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Different definitions of acids/bases

  1. Jul 12, 2012 #1
    I am having some difficulty in understanding the reason for the various types of acids/bases, of which i refer to bronsted-lowry, arrehenius, and lewis acids/bases. A bronsted acid donates an H+ and a bronsted base accepts a H+. However, a lewis accept acceps an e- pair and a lewis base donates an e- pair. This seems contradictory, is a lewis acid a bronsted base and lewis base a bronsted acid? What is the purpose of this, why isnt there a single definition of an acid and base.
  2. jcsd
  3. Jul 12, 2012 #2
    Generally speaking, something is an acid if you add it to water and it lowers the pH. Clearly, an arrhenius or bronsted-lowry acid does this - they simply donate a proton.

    A lewis acid also does the same thing through the reactions;

    X + H2O -> X-OH2 -> X-OH + H+

    So we see a lewis acid also produces a hydrogen ion.
  4. Jul 12, 2012 #3
    I am still not clear on how lewis bases/acids work, or why we need them. It seems that bronsted works just fine
  5. Jul 13, 2012 #4
    Well, if you add a lewis acid to water, the pH goes down. Bronsted Lowry theory does not account for that. So SOMETHING new was needed.

    Lewis acid/base theory is also more generally useful as you'll (possibly) find out in organic and inorganic chem.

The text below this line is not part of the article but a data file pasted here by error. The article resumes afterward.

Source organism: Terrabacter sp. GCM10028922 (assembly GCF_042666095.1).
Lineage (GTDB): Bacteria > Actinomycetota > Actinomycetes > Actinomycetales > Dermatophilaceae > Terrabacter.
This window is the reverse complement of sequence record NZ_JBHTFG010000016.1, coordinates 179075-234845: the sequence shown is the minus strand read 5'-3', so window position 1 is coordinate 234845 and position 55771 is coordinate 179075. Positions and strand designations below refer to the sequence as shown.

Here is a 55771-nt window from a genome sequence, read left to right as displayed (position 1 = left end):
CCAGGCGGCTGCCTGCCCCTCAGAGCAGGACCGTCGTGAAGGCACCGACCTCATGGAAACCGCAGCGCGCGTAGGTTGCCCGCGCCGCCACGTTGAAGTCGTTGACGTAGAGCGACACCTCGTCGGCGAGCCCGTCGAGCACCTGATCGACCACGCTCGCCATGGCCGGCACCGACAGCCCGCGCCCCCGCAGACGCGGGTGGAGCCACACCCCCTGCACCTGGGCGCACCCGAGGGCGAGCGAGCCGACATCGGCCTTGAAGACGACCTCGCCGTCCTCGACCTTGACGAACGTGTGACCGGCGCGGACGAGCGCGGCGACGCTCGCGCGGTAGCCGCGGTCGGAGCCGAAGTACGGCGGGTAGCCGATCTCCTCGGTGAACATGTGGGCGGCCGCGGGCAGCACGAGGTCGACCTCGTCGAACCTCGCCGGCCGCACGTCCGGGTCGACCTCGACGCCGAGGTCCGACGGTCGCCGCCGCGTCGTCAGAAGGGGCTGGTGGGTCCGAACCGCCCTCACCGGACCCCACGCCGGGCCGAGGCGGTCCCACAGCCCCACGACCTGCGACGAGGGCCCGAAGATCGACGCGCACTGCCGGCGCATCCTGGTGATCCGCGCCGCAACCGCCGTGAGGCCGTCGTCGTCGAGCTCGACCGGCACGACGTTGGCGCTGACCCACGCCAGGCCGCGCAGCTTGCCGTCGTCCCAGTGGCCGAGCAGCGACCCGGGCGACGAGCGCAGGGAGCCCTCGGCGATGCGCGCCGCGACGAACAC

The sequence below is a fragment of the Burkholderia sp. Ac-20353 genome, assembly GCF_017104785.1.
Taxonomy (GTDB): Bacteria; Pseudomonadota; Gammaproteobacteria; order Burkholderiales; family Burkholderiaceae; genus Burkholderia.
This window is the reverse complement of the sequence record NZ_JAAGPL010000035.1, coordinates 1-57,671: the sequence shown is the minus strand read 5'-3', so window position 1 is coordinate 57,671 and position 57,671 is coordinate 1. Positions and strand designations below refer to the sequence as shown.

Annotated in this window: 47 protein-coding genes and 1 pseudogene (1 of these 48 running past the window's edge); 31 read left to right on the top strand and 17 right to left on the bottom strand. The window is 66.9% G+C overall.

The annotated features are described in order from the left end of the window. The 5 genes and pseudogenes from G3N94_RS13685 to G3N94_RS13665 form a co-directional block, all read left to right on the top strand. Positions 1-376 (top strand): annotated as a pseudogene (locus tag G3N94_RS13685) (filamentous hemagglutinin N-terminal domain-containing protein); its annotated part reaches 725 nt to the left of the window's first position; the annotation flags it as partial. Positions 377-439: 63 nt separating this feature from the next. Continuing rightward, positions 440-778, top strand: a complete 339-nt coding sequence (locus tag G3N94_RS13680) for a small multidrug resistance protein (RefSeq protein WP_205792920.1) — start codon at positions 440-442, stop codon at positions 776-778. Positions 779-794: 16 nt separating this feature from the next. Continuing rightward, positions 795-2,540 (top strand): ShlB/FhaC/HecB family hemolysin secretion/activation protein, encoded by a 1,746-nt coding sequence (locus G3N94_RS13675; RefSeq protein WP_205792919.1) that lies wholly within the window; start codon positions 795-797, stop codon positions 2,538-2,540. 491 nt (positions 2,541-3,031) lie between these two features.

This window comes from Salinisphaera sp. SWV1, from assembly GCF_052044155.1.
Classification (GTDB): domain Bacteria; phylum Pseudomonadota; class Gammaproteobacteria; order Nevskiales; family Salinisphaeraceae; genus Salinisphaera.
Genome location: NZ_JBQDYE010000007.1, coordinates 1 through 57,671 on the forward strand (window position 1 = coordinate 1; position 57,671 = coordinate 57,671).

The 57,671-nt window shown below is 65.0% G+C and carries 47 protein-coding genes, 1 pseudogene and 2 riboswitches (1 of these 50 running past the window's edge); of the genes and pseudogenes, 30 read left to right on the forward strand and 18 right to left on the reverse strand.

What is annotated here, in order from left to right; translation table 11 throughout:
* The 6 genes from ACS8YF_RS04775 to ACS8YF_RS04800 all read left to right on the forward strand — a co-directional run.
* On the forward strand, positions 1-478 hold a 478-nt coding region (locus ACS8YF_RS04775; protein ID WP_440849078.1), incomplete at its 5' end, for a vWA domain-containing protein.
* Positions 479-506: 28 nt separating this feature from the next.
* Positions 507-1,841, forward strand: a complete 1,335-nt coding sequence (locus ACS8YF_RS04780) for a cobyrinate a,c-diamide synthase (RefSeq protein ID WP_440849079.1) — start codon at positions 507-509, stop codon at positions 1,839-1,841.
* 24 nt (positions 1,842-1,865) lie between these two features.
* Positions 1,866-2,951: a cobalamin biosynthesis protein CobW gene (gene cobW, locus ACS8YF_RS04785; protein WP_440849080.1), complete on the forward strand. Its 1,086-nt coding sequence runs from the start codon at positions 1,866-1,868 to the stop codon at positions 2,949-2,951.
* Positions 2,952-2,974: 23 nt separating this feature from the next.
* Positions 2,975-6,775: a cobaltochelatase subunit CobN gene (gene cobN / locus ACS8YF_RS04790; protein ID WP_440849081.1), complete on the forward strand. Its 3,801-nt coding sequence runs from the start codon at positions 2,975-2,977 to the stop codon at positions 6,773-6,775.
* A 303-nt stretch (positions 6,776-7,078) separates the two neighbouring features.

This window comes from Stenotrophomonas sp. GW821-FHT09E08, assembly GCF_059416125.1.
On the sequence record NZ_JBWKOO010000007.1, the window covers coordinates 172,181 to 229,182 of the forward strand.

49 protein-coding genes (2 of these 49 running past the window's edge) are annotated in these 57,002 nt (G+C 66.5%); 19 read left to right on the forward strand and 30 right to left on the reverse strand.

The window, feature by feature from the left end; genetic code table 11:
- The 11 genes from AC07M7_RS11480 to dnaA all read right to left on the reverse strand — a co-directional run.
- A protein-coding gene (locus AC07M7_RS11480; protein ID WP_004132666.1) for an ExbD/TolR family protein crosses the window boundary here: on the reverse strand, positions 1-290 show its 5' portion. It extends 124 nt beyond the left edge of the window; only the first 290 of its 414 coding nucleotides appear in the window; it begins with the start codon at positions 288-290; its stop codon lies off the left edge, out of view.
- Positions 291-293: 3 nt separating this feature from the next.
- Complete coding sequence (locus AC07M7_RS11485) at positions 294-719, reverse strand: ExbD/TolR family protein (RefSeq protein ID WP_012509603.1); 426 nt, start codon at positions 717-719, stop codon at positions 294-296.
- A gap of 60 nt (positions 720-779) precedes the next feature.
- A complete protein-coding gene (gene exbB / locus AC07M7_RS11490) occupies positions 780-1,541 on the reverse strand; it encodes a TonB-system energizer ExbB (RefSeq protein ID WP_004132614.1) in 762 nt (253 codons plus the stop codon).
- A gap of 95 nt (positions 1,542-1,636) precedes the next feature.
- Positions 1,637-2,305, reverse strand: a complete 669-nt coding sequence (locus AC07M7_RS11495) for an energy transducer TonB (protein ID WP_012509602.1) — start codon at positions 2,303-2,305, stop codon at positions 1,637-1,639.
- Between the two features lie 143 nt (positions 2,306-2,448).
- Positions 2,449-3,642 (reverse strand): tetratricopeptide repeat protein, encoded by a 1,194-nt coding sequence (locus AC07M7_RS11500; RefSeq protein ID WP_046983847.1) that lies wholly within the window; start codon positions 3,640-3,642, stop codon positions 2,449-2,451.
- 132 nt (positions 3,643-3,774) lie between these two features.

6. Jul 16, 2012 #5
    Not quite. A Lewis base is also a BL base but Lewis acids don't have to be BL acids. In Lewis theory, we focus on the electron pair. In BL theory, we focus on the hydrogen proton (H+).

    In organic chemistry, we generally are trying to find where the electron/s wants to go. What Lewis theory allows us to do is expand our definitions beyond transfer of just H+. So now we can treat reactions that do not involve proton transfer (BL theory) as acid-base reactions with Lewis theory. Thus we have increased the number of acid species available to work with based on the definition provided by Lewis Theory.

    I do agree with you on how the definitions can be tedious or seem whimsical at times. It's important not to get slowed down by them though.
    Last edited: Jul 16, 2012
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